Navy's Rise Toward Cloud Computing Faces Risks and Rewards
The U.S. Navy's push toward covering all of its activities under modern technology standards entails interlocking applications that seek to secure data and allow lawful users the right access level.
“When we look at identity, it’s really the new security,” said Kevin Orr, president of RSA Federal.
As the Navy collects increasing amounts of data and stores it in cloud services, the network has new vulnerabilities. Even so, this is the direction it is taking, as it was laid out in a 2020 memo.
“The Department of the Navy shall maintain its global strategic advantage by harnessing the power of data and information systems through cloud computing,” states the document.
This policy means there are hard decisions to make.
“I can't secure everything, and it's risk and reward; that's the game we kind of play. It's like going to Vegas with your money. You can afford to lose some, but you can't afford to lose it all,” Orr told SIGNAL in an interview. The information that is most valuable must be stored not only in impenetrable servers but also behind security protocols that will look at human behavior.
Among the many internal and corporate developers involved in this push is Science Applications International Corporation (SAIC), a company that has landed a $163 million contract to supply shore-based hardware and service for Navy networks.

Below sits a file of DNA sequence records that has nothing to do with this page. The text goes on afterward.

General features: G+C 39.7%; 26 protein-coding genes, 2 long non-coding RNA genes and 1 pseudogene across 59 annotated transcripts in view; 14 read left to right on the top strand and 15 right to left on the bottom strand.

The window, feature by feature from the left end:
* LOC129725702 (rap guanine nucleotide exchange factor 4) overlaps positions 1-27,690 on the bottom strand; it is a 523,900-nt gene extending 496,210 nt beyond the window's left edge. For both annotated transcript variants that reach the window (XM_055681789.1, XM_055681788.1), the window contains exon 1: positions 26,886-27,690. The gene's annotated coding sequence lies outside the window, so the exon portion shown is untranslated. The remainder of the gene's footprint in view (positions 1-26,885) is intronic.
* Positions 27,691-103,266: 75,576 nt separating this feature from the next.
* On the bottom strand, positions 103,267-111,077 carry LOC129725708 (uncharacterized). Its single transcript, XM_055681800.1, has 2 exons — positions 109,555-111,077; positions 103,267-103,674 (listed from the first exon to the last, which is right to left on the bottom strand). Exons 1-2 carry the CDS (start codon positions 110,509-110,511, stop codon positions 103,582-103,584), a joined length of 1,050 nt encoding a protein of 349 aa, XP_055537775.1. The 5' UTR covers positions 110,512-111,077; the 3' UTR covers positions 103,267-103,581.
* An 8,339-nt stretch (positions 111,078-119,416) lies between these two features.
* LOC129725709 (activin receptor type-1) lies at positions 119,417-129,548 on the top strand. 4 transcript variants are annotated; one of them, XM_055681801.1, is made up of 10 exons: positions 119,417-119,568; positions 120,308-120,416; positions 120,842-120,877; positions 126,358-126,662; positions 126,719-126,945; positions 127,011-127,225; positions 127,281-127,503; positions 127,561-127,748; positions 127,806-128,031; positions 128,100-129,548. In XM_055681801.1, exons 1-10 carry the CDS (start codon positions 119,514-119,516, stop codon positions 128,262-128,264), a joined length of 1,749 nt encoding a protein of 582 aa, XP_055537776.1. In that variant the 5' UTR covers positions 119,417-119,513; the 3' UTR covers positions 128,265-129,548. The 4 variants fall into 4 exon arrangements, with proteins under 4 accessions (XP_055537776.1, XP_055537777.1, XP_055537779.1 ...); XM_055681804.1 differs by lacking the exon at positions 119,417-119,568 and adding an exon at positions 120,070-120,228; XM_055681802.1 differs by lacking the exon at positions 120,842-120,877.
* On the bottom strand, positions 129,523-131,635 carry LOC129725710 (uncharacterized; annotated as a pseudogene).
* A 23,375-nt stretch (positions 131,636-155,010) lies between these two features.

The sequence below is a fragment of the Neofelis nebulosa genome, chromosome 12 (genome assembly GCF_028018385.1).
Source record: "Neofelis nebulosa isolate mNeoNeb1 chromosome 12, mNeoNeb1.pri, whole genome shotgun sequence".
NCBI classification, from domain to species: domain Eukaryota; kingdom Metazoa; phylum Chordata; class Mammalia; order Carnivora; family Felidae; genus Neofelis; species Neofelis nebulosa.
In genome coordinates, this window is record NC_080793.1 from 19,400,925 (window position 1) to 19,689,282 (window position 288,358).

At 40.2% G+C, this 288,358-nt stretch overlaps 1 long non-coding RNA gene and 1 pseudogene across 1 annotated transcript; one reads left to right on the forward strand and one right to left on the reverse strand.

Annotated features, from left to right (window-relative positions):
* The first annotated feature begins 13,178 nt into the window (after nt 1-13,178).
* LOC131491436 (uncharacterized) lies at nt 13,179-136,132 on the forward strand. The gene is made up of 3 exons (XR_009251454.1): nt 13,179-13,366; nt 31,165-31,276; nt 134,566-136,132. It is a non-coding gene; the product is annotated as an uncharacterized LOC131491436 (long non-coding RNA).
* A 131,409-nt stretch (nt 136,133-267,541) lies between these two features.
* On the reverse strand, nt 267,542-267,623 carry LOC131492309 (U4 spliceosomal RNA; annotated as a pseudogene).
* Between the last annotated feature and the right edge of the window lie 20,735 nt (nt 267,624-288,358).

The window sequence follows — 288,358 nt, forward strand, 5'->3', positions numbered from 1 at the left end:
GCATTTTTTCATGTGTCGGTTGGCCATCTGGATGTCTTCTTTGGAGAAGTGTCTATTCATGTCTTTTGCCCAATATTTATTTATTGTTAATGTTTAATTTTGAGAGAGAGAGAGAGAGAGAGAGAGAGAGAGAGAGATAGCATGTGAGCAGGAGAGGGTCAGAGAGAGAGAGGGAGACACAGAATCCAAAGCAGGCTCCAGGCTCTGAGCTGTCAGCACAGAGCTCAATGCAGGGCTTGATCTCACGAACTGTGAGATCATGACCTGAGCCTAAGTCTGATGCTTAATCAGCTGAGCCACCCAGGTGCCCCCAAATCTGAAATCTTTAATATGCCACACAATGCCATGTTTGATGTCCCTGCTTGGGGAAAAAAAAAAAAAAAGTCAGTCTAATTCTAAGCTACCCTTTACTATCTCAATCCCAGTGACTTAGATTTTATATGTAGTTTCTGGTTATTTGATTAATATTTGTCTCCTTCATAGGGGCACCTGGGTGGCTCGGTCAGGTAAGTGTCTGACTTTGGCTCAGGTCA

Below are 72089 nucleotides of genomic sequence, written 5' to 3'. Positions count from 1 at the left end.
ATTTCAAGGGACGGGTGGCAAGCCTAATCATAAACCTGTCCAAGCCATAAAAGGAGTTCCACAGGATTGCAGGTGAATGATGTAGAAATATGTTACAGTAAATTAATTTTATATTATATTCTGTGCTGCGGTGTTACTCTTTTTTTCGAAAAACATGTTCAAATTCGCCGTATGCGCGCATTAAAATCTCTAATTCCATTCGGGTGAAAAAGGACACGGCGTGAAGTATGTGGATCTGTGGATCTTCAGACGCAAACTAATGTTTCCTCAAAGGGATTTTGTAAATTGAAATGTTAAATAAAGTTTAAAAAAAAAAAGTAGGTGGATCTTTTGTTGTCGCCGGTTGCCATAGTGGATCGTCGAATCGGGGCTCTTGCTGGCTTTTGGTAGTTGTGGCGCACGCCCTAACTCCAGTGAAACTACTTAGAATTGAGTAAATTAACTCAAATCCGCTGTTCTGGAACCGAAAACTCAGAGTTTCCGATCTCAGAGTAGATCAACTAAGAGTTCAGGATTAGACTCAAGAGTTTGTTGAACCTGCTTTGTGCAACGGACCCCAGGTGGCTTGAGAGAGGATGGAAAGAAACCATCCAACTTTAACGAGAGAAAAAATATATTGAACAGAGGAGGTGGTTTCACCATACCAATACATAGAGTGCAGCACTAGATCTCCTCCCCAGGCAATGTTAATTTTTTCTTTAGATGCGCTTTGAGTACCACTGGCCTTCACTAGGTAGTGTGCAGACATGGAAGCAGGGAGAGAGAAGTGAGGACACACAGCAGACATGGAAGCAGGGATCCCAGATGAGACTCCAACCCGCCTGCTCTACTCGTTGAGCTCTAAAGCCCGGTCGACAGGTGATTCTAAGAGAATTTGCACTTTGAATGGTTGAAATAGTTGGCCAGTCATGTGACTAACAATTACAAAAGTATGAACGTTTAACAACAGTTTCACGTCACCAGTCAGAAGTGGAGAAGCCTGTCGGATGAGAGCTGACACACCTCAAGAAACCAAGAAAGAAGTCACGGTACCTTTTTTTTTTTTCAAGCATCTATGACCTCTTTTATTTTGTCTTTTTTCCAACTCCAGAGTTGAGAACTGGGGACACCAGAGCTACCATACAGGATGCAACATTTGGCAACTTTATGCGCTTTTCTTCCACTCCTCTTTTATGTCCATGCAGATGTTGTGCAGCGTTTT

“We are focused on delivering valuable support and solutions to a range of U.S. Navy network challenges and initiatives,” said Bob Genter, SAIC president, Defense and Civilian Sector, in a release after the deal.
An important part of the work necessary for succeeding is finding potentially rogue behaviors that may endanger operational safety. Therefore, once key data assets are identified and stored with enough guarantees, other technologies enter into play.
“We collect a lot of things coming through the pipes,” Orr explained. “When I take a look at it… there are alerts.” Orr added how artificial intelligence may look into behaviors that would be abnormal for a specific user, like location or the time of day this specific user may be entering the network.
In the case of a service that has potential points of entry in any location at any time, this creates a second challenge. “We've got to filter the noise,” Orr said.
When we look at identity, it’s really the new security.
One special demand for the service is knowing who is legitimately logging in without crying foul, and one of the keys moving forward will be knowing how “good” behavior should look.
The next level, after confirming a legitimate identity, is when shifting attitudes are detected.
“We can have artificial intelligence quarantine users or eliminate the services that a user has access to,” Orr said, in case a user has a potentially risky behavior.
While the push in the Navy toward modern services and communications is part of a wider Department of Defense policy, the challenges the service faces are unique and so are the elements that need to fall into place.